Industrial IoT

Posted by Ashley Foster on March 03, 2020
Ashley Foster

Industries dependent on IoT

Many industries rely on the Internet of Things to stay connected.  Healthcare, Wellness, Fitness, and Sportswear are just a few.   While many devices can be connected with tangled wires, IoT eliminates the need for wires within any industry.

Healthcare Industry

Think back to a hospital visit a decade ago.  You most likely remember bigger machines and lots of bulky wires.  Innovation in electronics is becoming thinner every day.  Thanks to IoT technology, it’s easier to connect devices via the internet instead of messy wires.  IoT is even allowing more treatments to be done at home.  When using devices at home, doctors can monitor patients’ progress from miles away.

Doctor and IoT

One major advance for the medical industry is the use of a thermistor.  It can be used as a temperature sensor.  There are products commonly available in stores that are a wearable patch to track children’s temperature using a smartphone.  The patch uses IoT technology to connect to a smartphone.  Using this patch can be easier than traditional methods because it is constantly sensing and sending info into the smartphone app.  The app then uses the data to create easy to read charts and can send parents alerts when a child’s temperature becomes too high.

Fitness & Wellness Industries

Girl on Phone while working out

There are many devices with apps to easily track how you’re feeling.  Wearables can detect personal stress levels and muscular stress, which is useful in the wellness industry.  The app can connect to wearables to collect personal biometric data.  Apps come in handy when collecting data over time.  They are also great to monitor personal fitness progress, which is why they are popular in the fitness industry.  Many apps can track mental movements to improve consumer wellness.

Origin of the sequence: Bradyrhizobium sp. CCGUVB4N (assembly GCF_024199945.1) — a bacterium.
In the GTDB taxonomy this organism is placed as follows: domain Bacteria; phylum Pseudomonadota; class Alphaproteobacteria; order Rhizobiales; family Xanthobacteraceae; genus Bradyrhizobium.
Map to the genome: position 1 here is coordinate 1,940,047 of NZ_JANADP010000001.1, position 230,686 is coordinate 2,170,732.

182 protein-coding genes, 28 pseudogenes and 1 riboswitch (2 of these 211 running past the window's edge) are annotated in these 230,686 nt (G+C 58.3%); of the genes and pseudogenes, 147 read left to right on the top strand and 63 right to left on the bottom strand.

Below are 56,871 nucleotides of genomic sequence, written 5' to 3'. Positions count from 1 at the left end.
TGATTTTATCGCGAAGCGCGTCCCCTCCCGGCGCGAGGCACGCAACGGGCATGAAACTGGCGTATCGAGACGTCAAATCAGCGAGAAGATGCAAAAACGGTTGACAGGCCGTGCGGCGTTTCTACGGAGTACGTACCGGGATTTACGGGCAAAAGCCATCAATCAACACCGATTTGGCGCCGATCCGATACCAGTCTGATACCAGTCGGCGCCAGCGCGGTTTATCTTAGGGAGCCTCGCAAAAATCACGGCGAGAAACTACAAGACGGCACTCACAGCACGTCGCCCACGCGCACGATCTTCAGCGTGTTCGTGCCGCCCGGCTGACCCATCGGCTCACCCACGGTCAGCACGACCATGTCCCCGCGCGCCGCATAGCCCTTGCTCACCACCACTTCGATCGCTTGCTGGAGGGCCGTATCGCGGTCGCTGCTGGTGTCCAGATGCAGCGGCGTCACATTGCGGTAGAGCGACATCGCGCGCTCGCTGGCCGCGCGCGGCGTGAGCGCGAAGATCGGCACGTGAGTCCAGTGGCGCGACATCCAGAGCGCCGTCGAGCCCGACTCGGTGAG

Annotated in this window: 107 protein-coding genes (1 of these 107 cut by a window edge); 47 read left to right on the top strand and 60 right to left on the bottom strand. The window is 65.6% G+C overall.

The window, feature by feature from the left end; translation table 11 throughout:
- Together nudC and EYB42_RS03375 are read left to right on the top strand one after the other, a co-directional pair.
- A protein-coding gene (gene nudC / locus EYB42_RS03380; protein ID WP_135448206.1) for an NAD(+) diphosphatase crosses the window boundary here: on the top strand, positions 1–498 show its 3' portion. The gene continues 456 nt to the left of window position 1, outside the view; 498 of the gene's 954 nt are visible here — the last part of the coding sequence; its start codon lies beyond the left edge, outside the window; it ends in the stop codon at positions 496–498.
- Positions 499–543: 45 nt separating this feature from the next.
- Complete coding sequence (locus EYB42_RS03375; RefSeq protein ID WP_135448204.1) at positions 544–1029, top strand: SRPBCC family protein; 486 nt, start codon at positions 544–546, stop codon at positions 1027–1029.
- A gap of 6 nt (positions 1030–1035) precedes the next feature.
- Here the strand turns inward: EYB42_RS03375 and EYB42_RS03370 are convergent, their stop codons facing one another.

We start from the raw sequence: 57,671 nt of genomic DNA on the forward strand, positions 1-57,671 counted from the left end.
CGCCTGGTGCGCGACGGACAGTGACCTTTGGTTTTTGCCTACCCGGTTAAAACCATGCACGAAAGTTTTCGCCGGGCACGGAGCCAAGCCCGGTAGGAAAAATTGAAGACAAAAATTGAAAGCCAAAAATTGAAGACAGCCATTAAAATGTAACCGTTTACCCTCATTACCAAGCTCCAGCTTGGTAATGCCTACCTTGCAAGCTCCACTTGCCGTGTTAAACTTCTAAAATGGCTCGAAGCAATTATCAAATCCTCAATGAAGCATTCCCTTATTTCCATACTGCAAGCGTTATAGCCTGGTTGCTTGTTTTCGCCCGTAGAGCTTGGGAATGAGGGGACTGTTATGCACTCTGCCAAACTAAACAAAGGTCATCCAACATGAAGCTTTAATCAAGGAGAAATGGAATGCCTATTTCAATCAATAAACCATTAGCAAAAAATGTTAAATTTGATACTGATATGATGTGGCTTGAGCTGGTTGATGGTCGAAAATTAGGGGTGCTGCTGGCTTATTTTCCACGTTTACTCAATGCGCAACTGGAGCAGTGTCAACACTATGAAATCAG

Performance Sportswear Industry

Many athletes use apps and wearables to track their progress.  IoT makes it easy to work out at home and send the data to fitness trainers to analyze progress.  Some apps are created to eliminate the need for a personal fitness trainer by becoming a virtual assistant.  Biometric sensors are perfect for sensing basic bodily functions like heart and respiratory rates.  Sensors can detect things like posture, form and muscle exertion.  Apps can then analyze the data to be able to tell the user when they need to improve or need a break.

Military Industry

There are many ways that IoT technology is used to advance basic electronics for military applications. Military radios used to be half the size of a person, now they can fit in a pocket.  The internet of things is used very often to connect the field back to the base camp.  A solider’s health can be traced and sent back to a command station as well to alert the medics when there are injuries.Iot and Military

Workplace Safety Industry

Biometric sensors can be worn by workers to measure the amount of stress on the job.  When workers become overexerted, injuries can happen.  Biometric data can be sent directly to management to alert them of what the worker’s physical limits are, and when they should take a break.  When lifting heavy objects it could be required to wear a back brace that can sense muscle activity.  The brace could vibrate or alert the user when it senses too much muscle strain to avoid on the job injuries.